Part 1 of 3
Today’s work environment has evolved extensively over the last decade. In the past, having a job typically required physical presence; however, with advanced technologies and cloud-based systems that is no longer always the case. In fact, millions of people currently work from home at least part of the time and it is predicted that the majority of the U.S. workforce will be made up of freelancers by 2027.
Let’s take a look at how transitioning from a physical workplace to a remote workplace is accomplished and what the driving force is behind that decision from an association’s perspective.
Associations are among those migrating to a more modernized workplace
The National Council of Teachers of English (NCTE) is a 111-year-old organization that supports teachers and their students in physical and online learning environments. Serving as the professional disciplinary home of teachers across the country, NCTE has over 30 staff and several outside contractors. NCTE operates from a very large physical property in central Illinois.
While NCTE has been around for over a century, they are by no means still doing things in the same fashion. NCTE is a forward-thinking organization that has grown alongside steadily advancing technologies and business practices. Seeking ways to improve both internally and externally, NCTE decided to explore making a transition from a physical workplace to a remote workplace.
The driving force for change
NCTE’s desire to modernize their organization was driven by a combination of need and opportunity. Those needs included decreasing unnecessary overhead, offering a highly competitive workforce, stepping away from manual processes, offering more transparency, and serving their customers better.
NCTE reached out to Achurch Consulting for some sound advice as to whether or not this would be a beneficial transition to pursue. Achurch put together a comprehensive cost-benefit analysis, which ultimately confirmed that operating with a remote workforce would benefit them and their customers in many ways. NCTE then presented the cost-benefit analysis to their Board of Directors who voted unanimously to transition to a remote workplace.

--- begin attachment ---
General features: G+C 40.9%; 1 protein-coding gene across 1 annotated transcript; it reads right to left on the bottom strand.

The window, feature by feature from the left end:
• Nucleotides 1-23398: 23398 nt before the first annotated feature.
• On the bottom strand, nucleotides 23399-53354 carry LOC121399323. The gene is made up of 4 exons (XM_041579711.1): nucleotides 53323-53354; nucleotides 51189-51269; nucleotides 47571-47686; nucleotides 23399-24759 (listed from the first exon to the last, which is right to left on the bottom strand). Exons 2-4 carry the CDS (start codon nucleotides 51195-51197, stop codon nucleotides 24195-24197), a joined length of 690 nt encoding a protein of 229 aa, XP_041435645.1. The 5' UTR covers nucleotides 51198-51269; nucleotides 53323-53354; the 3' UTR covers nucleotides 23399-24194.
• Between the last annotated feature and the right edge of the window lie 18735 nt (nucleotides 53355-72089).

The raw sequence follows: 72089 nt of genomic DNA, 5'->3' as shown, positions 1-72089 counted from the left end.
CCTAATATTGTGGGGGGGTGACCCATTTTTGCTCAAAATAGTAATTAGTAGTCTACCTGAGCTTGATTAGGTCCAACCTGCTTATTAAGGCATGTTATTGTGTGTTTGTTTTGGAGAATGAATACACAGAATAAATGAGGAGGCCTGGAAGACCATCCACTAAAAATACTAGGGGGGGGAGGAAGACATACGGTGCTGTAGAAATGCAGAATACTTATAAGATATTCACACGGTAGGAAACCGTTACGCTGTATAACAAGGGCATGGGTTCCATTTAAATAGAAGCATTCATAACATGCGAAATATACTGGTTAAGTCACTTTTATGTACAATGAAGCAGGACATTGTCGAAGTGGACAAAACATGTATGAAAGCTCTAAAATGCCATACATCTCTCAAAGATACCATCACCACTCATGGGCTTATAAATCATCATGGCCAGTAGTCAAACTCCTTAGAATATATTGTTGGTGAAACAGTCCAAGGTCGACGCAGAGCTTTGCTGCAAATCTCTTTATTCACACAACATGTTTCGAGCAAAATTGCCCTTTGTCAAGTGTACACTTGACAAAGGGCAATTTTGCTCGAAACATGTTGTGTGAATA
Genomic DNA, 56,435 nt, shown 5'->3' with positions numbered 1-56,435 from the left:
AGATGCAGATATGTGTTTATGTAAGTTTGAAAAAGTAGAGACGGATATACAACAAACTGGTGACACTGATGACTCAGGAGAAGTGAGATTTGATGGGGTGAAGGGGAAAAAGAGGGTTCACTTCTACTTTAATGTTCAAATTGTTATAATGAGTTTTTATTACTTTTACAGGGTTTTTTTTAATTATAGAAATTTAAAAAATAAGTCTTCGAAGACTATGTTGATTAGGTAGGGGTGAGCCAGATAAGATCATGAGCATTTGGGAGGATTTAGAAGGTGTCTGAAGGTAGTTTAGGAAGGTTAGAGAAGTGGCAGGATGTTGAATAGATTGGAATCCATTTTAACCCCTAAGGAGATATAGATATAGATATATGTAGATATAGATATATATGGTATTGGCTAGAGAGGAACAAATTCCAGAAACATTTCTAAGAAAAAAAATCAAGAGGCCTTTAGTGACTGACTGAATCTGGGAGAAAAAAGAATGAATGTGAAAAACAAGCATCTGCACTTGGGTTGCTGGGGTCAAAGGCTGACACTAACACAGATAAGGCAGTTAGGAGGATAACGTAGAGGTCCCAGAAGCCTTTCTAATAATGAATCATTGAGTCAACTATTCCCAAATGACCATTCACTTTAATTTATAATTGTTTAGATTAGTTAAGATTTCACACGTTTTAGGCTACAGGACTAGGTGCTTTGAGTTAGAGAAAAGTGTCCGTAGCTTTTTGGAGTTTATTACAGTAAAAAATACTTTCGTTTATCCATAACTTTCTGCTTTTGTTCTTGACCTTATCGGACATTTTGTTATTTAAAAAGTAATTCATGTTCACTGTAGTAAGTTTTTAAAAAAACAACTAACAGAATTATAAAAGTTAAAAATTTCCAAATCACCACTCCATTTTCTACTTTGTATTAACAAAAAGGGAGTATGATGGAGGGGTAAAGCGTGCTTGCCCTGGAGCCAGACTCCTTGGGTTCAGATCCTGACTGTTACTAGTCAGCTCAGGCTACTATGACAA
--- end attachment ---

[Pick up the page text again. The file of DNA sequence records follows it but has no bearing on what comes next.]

After the Board approved the proposed remote workplace transition, NCTE:
- Put their 100,000 square foot facility up for sale identifying that only 25% of that space was being used to conduct business. By selling their oversized facility and moving to a smaller one where workers can come in if they desire, NCTE will save a substantial amount of money on what it took to operate such a large facility.
- Began outsourcing various tasks like the warehouse’s fulfillment online store orders.
- Redirected funds for various resources and digital tools for remote workers to use in order to get their jobs done.
- Made a plan for remote workers to have some form of reimbursement for things no longer accessible to them in a physical office (internet service, supplies, etc.).
A monumental, but worthwhile undertaking
Transitioning to a virtual workplace is one sure way to lead your association into the future. According to the American Society of Association Executive’s 34 Drivers of change research, freelancers, contractors, and the infrastructure to support them are steadily growing. But why is the virtual workplace becoming so popular? A virtual environment provides employers with improved employee retention, lower overhead, increased employee productivity, a broader range of job candidates, and so much more! Employees benefit by having a better work-life balance with more flexibility, cost-savings on work attire and transportation, increased independence, and overall improved job satisfaction.
Now that we know what drove NCTE to transition to a remote workplace and what some of the steps were to roll out that plan and the benefits of the transition, let’s get the inside scoop on how that’s going so far. Tune in next week for insightful feedback from NCTE’s Executive Director, Emily Kirkpatrick.